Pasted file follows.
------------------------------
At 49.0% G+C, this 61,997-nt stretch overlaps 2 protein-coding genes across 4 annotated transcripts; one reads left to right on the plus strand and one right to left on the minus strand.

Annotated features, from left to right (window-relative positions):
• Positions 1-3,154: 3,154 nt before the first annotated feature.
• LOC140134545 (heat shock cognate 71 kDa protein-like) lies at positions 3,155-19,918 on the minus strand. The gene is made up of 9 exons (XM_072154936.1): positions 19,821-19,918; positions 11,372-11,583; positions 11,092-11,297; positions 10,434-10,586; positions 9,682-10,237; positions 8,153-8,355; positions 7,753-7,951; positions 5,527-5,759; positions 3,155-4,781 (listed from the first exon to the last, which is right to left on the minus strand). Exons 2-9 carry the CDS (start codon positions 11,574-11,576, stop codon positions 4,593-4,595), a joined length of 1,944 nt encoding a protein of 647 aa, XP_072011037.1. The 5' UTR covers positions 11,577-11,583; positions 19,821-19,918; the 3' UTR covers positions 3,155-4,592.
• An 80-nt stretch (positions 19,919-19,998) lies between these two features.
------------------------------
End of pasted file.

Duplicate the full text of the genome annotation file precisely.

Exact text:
At 49.0% G+C, this 61,997-nt stretch overlaps 2 protein-coding genes across 4 annotated transcripts; one reads left to right on the plus strand and one right to left on the minus strand.

Annotated features, from left to right (window-relative positions):
• Positions 1-3,154: 3,154 nt before the first annotated feature.
• LOC140134545 (heat shock cognate 71 kDa protein-like) lies at positions 3,155-19,918 on the minus strand. The gene is made up of 9 exons (XM_072154936.1): positions 19,821-19,918; positions 11,372-11,583; positions 11,092-11,297; positions 10,434-10,586; positions 9,682-10,237; positions 8,153-8,355; positions 7,753-7,951; positions 5,527-5,759; positions 3,155-4,781 (listed from the first exon to the last, which is right to left on the minus strand). Exons 2-9 carry the CDS (start codon positions 11,574-11,576, stop codon positions 4,593-4,595), a joined length of 1,944 nt encoding a protein of 647 aa, XP_072011037.1. The 5' UTR covers positions 11,577-11,583; positions 19,821-19,918; the 3' UTR covers positions 3,155-4,592.
• An 80-nt stretch (positions 19,919-19,998) lies between these two features.